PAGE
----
Review by Richard Sumrall
In this difficult employment
environment it is imperative that job hunters seek every possible
advantage. One important advantage involves the interview with a
prospective employer. In her new book, "Fearless Interviewing,"
career development specialist Marky Stein shares the tips and
secrets that can give you the upper hand during this crucial phase
of the employment process.
According to Stein, "Interviews are not
like normal conversations. Being interviewed can be scary … the
interviewer is an authority figure who has all or most of the power
in the interview." Despite this apparent advantage Stein notes that
over 60 percent of interviewers have never been properly trained to
interview job applicants. She also points out, "It's likely that
you're actually going to be more prepared for the meeting than the
How does a person train himself or
herself to engage in a "fearless interview"?
Assault Against Anxiety," "Building Your Skills Arsenal," "Q
Statements: Your Secret Weapon"
In order to reduce your anxiety toward
interviewing, you should recognize common interviewing fears (such
as being asked a question to which you don't know the answer, being
asked an illegal question, fear of appearing to brag), adopt a
strategy of free expression over memorization, and look at
interviewing as a learning experience of personal growth.
Building your skills arsenal includes
assessing your skills as well as honing your job-specific abilities
and personal traits.
"Research: What Separates the Hired from the Not Hired," "Winding Up
To gain an extra advantage and create
an initial favorable impression you should learn as much as possible
about the company. Sources of information can include the company's
website or annual report, the public library, and the company's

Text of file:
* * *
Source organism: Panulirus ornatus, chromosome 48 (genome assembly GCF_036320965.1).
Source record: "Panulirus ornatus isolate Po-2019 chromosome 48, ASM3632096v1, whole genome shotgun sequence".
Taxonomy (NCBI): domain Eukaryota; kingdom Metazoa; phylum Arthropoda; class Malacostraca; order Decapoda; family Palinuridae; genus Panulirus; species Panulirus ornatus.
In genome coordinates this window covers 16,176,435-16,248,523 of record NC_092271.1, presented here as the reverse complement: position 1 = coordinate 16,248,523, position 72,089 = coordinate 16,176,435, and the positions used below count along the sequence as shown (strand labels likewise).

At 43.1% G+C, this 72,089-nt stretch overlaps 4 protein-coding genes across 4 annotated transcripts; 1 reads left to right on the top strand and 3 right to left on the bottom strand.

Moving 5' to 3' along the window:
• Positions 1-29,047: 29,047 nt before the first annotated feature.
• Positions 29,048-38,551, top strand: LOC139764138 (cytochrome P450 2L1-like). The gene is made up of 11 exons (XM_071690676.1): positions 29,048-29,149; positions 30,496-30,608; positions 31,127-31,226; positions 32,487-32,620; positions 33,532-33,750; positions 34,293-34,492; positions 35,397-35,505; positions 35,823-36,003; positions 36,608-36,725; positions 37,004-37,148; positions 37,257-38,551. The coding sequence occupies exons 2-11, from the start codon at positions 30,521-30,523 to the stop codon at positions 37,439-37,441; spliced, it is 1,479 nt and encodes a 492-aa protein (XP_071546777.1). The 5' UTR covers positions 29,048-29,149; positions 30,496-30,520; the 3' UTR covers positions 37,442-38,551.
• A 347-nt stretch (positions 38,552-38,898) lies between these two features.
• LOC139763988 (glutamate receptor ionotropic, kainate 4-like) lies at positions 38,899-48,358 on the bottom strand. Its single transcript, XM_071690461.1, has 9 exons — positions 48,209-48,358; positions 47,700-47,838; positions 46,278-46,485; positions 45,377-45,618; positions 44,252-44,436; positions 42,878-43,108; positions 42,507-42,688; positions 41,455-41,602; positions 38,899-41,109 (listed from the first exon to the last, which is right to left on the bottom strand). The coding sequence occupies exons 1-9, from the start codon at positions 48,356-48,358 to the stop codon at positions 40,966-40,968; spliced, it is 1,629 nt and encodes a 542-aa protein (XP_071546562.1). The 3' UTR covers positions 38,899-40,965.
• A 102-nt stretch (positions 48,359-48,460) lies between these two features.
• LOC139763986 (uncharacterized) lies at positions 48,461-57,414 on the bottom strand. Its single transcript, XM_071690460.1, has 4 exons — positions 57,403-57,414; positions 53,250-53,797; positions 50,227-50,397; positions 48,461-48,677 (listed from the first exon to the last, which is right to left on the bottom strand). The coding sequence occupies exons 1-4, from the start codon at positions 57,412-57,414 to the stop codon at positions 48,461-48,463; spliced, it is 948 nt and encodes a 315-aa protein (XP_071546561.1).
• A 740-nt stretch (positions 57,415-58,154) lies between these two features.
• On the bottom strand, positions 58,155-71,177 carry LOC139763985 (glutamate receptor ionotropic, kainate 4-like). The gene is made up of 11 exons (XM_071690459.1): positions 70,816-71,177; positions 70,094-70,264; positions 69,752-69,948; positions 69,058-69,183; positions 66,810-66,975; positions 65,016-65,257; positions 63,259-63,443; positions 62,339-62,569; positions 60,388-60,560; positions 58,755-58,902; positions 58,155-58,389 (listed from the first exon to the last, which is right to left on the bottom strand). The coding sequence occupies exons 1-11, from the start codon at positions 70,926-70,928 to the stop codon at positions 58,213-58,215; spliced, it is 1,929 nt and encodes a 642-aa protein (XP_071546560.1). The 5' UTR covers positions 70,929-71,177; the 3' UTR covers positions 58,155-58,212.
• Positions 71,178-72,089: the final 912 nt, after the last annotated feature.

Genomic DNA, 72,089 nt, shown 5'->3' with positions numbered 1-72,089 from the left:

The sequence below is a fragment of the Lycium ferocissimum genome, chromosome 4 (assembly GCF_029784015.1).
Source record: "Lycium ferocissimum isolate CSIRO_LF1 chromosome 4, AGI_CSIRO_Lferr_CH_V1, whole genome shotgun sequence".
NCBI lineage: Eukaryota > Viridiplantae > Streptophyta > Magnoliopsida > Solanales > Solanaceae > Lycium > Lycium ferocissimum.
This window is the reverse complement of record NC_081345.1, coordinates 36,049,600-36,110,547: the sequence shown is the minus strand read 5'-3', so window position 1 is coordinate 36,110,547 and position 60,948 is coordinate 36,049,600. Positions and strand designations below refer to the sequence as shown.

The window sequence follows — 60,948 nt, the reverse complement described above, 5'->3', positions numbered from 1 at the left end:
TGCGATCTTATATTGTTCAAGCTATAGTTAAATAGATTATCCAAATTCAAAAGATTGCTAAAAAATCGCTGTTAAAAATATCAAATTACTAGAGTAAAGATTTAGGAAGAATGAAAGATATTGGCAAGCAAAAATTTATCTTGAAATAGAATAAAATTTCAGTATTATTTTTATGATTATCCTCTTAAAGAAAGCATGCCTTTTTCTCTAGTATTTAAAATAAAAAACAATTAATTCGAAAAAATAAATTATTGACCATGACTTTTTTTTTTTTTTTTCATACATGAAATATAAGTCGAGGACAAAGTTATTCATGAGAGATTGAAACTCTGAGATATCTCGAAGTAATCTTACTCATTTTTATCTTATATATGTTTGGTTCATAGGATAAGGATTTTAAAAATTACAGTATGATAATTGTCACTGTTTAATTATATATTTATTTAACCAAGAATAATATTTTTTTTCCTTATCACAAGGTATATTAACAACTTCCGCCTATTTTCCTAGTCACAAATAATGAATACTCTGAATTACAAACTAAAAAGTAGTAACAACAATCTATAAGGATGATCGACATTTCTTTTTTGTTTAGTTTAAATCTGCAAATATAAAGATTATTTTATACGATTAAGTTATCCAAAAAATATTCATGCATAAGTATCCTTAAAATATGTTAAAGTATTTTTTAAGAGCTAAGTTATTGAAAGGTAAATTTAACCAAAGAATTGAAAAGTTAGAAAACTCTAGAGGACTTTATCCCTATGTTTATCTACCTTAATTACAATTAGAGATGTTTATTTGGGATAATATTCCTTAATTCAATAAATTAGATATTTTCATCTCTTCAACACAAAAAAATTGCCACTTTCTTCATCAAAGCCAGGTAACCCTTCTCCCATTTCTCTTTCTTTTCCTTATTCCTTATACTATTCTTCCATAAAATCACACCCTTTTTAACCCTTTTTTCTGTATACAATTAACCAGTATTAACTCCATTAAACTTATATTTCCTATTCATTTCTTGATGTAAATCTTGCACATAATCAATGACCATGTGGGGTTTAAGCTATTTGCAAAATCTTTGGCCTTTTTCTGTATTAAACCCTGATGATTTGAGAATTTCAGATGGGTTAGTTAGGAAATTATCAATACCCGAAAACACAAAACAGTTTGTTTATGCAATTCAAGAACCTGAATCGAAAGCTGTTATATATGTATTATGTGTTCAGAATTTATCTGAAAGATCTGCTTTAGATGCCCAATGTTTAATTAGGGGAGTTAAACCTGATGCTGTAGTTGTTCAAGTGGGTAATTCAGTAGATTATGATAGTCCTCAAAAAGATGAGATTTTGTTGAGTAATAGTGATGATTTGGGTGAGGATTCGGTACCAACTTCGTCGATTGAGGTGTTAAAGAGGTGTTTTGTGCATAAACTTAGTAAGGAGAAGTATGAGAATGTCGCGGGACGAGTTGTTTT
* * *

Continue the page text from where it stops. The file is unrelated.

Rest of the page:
employees. When you conclude the interview, remember to offer your
references; a presentation packet containing the references and
other information is one way to increase your chances of success.
Most important is the first impression
you make with the interviewer. A positive introduction to any
interview begins with a good facial expression, attention to
clothing and grooming, a firm handshake (women should give and
receive the same handshake as men), the greeting, and your attitude.
[to top of second column in
"Answering Interview Questions," "Negotiating Your Salary,"
You should always be prepared for the
various kinds of questions you will face in a job interview.
Although these meetings usually contain straightforward
question-and-answer sessions, be alert for the "questions behind the
questions." For example, when an interviewer asks, "What do you
think you will be doing five years from now?" they may actually be
concerned if you are willing to stay for a long period of time or
will leave shortly after receiving your on-the-job training. Beware
of illegal questions (such as marital status, disabilities, race,
religion), and remember it's perfectly acceptable for you to ask the
employer questions (usually at the conclusion of the interview).
Don't be afraid to negotiate on issues
such as salary, benefits and work conditions. It's beneficial to
your bargaining position to know your relative worth for your
position in the marketplace, to clarify what makes you worth more
than the initial offer, to determine your target compensation
package and to forecast how long you are willing to negotiate.
Interviewing" is an important book for anyone seeking first-time
employment, advancement up the career ladder or a career change. The
book is easy to understand and contains practical advice that can
help you land a new job through a successful interview. The three
sample interviews included in the book illustrate the concepts
emphasized by Stein. The section containing the practice questions
also provides a useful exercise prior to your interview. This book
is recommended for everyone seeking employment, especially those who
wish to alleviate the anxiety and fear associated with a job
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